Open-air shut­tles – panda-themed with black cir­cles painted around the head­lights – ferry vis­i­tors through bam­boo tun­nels

to the gi­ant panda en­clo­sures. Bougainvil­lea trees bloom a bright fuch­sia, and bam­boo leaves rain down on us, in­stantly scut­tled into dust­pans by stead­fast sweep­ers. As the sky clears, I no­tice that vis­i­tors have largely fore­gone the ubiq­ui­tous anti-pol­lu­tion face masks worn in large cities in China in favour of colour­ful panda hats. At Sun­shine Nurs­ery Room, the panda pa­parazzi, as I’ve come to call the le­gions of do­mes­tic tourists dou­ble-fist­ing iPhone cam­eras and SLRs, press against the glass. Nine cubs are tum­bling, snug­gling and munch­ing on bam­boo, obliv­i­ous to their en­thralled au­di­ence. One wad­dles by and in­stantly col­lapses on its furry friend. I join the cho­rus of “awww” that floats up from the crowd – un­der­stood in any lan­guage.

Af­ter watch­ing panda bears dine in style, it’s time do the same — by sam­pling the prov­ince’s fa­mous hot­pot, a bub­bling, ta­ble-top mix­ture of spices and oil. At Ba Shu Da Jiang restau­rant next to leafy Peo­ple’s Park where re­tirees waltz and prac­tise Tai Chi, I dunk pieces of lo­tus root, braided tofu and hard-boiled quail eggs (a level 10 chop­sticks chal­lenge) in a drag­onem­bla­zoned pot. Tak­ing in­spi­ra­tion from the morn­ing’s en­ter­tain­ment, I sub­merge a few slices of bam­boo.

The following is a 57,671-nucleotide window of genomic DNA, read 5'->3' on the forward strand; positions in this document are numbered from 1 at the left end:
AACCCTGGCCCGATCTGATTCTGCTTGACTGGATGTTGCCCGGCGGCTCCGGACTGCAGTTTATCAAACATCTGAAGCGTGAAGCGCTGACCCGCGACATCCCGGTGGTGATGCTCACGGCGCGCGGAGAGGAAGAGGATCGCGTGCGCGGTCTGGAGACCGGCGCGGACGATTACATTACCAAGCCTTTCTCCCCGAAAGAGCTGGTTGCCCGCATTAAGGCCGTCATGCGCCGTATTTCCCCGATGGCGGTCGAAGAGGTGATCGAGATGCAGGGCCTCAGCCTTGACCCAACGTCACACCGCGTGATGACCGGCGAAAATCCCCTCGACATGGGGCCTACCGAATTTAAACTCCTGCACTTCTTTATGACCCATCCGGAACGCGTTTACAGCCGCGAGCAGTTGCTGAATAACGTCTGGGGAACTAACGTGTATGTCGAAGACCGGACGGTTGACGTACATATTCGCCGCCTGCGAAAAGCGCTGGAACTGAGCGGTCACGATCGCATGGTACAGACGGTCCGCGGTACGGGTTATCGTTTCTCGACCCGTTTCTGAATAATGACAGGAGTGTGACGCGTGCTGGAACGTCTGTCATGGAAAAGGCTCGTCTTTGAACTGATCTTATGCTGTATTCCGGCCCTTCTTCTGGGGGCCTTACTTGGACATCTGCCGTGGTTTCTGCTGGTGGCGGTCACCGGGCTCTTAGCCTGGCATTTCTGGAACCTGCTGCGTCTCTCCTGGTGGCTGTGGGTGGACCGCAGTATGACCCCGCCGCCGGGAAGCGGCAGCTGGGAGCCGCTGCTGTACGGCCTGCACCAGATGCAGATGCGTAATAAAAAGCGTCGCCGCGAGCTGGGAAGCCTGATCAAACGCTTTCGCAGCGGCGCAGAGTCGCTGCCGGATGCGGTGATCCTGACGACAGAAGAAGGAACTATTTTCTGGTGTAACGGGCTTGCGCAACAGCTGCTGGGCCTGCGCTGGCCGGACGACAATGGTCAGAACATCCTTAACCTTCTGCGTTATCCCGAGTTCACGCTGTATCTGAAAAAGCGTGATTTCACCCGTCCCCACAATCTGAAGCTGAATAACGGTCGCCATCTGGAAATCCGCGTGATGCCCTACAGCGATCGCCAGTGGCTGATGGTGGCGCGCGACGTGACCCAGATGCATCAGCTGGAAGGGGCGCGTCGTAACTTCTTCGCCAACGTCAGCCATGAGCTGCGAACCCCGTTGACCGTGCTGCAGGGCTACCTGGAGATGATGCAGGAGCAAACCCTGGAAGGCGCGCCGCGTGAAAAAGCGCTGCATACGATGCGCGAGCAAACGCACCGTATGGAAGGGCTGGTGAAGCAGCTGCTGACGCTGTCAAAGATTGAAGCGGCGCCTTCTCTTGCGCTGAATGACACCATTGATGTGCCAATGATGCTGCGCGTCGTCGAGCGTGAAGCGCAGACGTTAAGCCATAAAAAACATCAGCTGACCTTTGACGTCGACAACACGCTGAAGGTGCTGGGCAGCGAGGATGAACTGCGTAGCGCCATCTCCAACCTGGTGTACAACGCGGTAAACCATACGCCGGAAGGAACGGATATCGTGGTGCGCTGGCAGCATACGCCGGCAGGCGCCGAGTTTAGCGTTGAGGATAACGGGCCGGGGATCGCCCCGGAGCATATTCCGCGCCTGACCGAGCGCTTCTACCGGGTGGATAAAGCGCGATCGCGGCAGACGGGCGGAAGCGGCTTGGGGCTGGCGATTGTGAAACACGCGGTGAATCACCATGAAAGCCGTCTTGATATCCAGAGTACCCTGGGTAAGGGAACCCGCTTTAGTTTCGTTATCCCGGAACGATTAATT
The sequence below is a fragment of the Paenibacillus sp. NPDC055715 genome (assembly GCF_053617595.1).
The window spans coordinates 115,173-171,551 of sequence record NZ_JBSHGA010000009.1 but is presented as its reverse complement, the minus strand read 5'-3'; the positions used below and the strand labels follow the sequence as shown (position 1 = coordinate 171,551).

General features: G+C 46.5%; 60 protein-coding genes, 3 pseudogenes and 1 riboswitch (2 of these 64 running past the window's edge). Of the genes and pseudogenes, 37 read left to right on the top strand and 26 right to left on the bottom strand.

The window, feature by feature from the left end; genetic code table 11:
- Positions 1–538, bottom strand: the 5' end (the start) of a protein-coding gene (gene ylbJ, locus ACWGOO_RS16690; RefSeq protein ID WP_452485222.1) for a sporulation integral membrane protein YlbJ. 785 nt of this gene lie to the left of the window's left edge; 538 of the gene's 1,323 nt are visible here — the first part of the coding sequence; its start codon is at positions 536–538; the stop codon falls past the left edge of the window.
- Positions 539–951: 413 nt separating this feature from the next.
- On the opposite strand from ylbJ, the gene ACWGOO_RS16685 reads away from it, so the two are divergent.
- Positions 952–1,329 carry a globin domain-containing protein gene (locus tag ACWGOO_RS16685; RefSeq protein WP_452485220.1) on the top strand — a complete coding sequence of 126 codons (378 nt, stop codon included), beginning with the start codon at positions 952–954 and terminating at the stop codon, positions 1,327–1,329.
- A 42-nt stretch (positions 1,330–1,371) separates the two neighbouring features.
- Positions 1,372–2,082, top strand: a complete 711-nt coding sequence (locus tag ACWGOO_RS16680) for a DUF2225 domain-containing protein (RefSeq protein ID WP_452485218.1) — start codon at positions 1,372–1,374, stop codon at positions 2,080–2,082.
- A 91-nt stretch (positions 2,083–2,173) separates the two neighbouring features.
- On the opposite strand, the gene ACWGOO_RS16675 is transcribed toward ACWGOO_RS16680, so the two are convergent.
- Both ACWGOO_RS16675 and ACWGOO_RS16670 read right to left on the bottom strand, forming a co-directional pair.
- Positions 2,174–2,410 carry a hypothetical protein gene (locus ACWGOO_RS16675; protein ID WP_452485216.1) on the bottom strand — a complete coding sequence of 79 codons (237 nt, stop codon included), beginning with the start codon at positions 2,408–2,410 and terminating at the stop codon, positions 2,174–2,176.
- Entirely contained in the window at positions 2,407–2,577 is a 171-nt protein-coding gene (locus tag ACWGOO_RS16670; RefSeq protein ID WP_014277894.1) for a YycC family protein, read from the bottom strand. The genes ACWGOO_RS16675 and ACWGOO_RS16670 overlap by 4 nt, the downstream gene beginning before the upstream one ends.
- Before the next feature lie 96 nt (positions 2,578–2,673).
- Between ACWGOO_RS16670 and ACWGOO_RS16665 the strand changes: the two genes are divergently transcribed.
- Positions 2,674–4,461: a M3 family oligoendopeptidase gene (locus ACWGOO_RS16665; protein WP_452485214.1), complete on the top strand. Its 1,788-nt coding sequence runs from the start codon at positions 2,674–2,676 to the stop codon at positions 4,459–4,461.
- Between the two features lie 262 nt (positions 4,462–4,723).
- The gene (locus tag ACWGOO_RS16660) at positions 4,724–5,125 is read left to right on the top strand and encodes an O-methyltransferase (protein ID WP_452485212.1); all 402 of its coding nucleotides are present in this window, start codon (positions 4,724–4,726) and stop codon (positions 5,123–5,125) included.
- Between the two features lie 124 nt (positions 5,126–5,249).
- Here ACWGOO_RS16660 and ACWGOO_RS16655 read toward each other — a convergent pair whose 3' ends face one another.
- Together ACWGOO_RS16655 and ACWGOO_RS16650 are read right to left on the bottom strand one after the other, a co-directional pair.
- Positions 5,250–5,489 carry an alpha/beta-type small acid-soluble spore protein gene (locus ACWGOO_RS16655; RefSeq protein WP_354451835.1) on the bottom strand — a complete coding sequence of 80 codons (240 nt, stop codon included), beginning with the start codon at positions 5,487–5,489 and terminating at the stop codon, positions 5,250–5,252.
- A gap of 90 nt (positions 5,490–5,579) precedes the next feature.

Chengdu re­search base over the past three decades to bol­ster China’s soft power, fig­u­ra­tively and lit­er­ally. Many of these 261 pan­das have been dis­patched to in­ter­na­tional zoos, re­ward­ing trade part­ners as to­kens of for­eign diplo­macy (think: Justin Trudeau hug­ging two cubs in the photo op seen ’round the world). When they en­ter their twi­light years, most re­turn to a panda re­tire­ment sanc­tu­ary in Du­jiangyan, an hour’s drive from Chengdu through swerv­ing traf­fic where lanes seem to serve merely as sug­ges­tions.

Re­port­ing for duty at the Du­jiangyan base at 8:30 a.m., I’m handed an over­sized blue jump­suit with the words “Panda Hus­bandry Learner” em­broi­dered on the chest pocket. To­day, I’ll be swap­ping a few hours of back-break­ing man­ual labour – and $160 – for the chance to hand-feed a gi­ant panda. My first task is to shovel up day-old panda poop from res­i­dent panda Fei Fei’s en­clo­sure while the su­per­vi­sor points out all the spots I’ve missed. The green foothills of Mount Qingcheng, one of the birth­places of Tao­ism, loom large be­hind me, though the mist has yet to burn off the sa­cred moun­tain’s peak. Panda poop, you’ll be pleased to know, isn’t very odor­if­er­ous, mak­ing the job eas­ier than the one to fol­low.